The U.S. economy built more momentum in July, as the as the Department of Commerce reported an increase in durable goods orders, adding to June’s gains.
Tuesday the department released its advance report, which showed that new orders for manufactured goods increase by $55.3 billion, or 22.6%, to $300.1 billion last month, following June’s revised 2.7% rise.
“This increase, up five of the last six months, was at the highest level since the series was first published on a NAICS basis in 1992…” the report said.
According to consensus estimates, compiled by media organizations, economists were expecting durable goods to rise between 7.0% and 8.0%, as a result of increased orders for airplanes from Boeing.
Andrew Grantham, senior economist at CIBC World markets, said that although durable goods data was three times higher than expected, the increase does not come as a major surprise.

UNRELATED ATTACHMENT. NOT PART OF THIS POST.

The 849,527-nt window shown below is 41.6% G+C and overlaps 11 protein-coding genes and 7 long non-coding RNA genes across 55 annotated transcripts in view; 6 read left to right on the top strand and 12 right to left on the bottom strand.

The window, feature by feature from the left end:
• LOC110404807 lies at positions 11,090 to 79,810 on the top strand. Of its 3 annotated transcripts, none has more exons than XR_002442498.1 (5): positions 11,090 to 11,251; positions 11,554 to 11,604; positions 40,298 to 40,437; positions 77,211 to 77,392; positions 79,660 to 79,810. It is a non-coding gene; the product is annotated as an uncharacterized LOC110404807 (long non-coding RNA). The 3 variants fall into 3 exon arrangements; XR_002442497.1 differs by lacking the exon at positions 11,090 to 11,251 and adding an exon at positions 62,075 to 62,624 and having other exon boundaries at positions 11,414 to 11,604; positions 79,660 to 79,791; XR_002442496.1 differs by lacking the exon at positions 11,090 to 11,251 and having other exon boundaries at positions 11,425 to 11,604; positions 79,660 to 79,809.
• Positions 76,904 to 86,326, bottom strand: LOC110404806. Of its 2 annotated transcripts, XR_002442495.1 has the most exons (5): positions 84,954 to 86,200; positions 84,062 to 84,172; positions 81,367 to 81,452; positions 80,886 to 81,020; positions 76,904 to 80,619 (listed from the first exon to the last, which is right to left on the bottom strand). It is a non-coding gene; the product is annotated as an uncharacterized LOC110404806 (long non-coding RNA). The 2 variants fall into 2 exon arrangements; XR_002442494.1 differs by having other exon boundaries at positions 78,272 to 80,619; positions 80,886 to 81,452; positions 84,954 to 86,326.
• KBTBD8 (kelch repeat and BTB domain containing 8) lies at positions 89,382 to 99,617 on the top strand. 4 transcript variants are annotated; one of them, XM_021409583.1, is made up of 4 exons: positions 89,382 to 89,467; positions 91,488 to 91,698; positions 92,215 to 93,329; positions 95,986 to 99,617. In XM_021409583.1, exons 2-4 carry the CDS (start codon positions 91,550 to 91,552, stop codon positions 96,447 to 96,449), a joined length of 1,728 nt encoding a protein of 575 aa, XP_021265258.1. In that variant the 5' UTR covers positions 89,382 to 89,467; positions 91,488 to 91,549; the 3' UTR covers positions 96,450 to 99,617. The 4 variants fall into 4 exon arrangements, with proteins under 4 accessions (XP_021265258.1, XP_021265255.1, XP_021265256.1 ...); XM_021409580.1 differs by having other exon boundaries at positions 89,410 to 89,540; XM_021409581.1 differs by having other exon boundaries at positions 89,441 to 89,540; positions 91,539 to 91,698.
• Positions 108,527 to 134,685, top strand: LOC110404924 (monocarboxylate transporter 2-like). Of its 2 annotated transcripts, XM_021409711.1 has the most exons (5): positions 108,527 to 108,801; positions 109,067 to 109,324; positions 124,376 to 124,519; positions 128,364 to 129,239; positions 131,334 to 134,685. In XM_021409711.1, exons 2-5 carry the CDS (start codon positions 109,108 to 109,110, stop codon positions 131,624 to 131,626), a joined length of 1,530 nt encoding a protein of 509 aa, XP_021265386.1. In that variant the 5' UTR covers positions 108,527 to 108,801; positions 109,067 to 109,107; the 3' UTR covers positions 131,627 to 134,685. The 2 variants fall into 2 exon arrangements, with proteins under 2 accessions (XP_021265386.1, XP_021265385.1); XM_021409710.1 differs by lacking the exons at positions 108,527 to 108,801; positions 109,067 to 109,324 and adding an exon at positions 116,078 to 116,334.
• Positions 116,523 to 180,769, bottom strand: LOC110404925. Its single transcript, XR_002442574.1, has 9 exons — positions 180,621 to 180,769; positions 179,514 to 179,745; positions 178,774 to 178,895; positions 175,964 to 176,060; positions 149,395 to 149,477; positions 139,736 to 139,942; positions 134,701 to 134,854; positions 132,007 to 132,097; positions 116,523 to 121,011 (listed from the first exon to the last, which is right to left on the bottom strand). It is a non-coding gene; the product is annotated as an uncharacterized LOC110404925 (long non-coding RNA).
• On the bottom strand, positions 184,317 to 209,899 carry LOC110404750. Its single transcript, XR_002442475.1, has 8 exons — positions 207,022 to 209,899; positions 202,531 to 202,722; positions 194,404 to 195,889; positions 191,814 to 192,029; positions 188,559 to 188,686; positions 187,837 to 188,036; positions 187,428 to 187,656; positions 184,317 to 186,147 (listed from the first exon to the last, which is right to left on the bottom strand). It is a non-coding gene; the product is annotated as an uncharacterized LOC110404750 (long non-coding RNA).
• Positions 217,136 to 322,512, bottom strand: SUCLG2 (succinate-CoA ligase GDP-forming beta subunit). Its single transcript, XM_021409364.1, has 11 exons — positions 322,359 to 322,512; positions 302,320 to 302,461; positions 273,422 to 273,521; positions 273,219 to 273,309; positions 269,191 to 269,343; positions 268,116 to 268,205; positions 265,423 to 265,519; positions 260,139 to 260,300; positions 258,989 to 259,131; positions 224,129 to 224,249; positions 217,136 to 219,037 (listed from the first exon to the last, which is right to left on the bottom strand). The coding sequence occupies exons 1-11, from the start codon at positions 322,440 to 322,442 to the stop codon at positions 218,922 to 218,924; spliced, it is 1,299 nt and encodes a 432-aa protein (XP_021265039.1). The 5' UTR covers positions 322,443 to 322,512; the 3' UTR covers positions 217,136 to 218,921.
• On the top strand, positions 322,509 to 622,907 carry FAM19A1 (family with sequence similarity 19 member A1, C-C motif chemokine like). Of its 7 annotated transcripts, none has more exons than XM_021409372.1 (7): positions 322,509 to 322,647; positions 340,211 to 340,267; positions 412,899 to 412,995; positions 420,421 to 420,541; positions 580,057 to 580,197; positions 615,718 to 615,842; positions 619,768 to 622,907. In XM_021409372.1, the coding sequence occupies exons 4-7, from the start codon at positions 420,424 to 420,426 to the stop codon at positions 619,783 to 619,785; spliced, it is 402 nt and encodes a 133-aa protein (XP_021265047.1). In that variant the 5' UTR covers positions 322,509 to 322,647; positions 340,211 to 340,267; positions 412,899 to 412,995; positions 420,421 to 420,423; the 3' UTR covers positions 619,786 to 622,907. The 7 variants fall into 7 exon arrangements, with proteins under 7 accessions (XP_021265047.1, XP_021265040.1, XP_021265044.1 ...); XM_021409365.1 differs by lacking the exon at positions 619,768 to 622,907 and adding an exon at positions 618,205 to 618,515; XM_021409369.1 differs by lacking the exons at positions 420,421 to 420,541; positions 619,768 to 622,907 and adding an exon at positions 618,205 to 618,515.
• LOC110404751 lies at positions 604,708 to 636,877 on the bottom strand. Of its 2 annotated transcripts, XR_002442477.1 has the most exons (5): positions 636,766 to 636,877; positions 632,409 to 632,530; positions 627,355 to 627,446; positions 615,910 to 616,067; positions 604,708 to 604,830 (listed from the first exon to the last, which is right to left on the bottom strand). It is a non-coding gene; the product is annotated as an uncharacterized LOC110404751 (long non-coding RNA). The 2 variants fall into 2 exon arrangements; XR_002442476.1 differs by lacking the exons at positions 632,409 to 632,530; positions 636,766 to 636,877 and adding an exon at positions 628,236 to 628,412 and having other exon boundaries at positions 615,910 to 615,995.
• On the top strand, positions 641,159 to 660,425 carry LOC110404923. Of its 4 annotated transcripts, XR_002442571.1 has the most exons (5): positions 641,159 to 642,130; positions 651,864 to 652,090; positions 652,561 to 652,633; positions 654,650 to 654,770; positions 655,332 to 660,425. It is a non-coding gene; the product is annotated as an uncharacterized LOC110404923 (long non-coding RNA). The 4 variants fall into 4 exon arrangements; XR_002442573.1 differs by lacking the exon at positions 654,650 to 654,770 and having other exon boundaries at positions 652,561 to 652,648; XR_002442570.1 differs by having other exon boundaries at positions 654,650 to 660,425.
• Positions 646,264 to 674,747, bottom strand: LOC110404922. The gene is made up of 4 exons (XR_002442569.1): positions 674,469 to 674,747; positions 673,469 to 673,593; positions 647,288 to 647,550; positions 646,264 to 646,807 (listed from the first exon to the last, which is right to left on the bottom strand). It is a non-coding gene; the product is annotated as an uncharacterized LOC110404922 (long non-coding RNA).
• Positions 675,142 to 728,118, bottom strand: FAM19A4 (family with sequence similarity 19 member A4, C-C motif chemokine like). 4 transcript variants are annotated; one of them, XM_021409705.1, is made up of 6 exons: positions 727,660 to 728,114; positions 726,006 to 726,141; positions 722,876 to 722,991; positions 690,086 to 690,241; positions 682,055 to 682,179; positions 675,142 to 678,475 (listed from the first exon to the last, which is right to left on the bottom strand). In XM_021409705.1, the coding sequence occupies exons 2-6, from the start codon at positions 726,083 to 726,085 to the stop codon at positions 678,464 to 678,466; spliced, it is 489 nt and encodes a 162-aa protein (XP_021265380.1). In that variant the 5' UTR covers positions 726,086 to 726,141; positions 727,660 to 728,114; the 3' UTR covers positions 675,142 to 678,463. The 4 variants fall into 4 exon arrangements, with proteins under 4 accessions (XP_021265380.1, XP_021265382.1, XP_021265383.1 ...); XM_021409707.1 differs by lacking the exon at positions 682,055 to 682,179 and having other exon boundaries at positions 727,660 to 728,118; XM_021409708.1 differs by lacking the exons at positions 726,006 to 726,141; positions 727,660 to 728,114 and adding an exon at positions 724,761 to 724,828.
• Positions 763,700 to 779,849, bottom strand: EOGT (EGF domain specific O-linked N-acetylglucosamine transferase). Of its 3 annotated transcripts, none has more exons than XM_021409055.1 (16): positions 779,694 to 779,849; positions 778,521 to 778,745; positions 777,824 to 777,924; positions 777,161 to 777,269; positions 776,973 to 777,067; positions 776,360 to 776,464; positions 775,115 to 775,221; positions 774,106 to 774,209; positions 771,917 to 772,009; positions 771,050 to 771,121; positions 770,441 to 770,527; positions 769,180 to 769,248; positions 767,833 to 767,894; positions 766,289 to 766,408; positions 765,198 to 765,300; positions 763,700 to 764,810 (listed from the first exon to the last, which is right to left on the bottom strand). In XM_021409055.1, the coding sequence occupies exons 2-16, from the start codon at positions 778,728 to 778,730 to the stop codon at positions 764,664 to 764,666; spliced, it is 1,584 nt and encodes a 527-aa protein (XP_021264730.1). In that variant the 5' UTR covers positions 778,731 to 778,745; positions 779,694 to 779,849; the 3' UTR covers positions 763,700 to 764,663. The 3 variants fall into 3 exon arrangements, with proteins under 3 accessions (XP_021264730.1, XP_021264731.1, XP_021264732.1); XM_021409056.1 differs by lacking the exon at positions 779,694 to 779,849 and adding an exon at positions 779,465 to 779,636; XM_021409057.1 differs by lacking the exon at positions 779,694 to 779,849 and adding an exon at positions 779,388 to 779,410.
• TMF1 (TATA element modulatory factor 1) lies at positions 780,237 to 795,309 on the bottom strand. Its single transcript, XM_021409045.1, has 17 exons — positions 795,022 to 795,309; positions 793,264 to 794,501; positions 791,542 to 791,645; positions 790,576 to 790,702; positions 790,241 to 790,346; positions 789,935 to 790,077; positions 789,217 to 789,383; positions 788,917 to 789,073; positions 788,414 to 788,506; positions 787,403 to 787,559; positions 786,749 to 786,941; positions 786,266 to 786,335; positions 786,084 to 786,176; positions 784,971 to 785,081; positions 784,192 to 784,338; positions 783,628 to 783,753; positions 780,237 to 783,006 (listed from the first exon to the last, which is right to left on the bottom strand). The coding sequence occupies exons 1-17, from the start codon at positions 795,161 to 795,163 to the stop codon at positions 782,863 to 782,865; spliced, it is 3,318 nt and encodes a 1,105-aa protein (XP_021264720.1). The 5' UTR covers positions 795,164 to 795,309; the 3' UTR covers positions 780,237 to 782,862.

“Record aircraft sales were always expected to see headline durable orders soar in July, the only question was how high,” he said.
Paul Dales, senior U.S. economist said that aircraft orders increased more than 300%; however he added that this won’t impact the nation’s economic activity because “GDP measures output produced rather than orders received.”
“This won’t boost GDP until those orders are completed late this decade,” he added.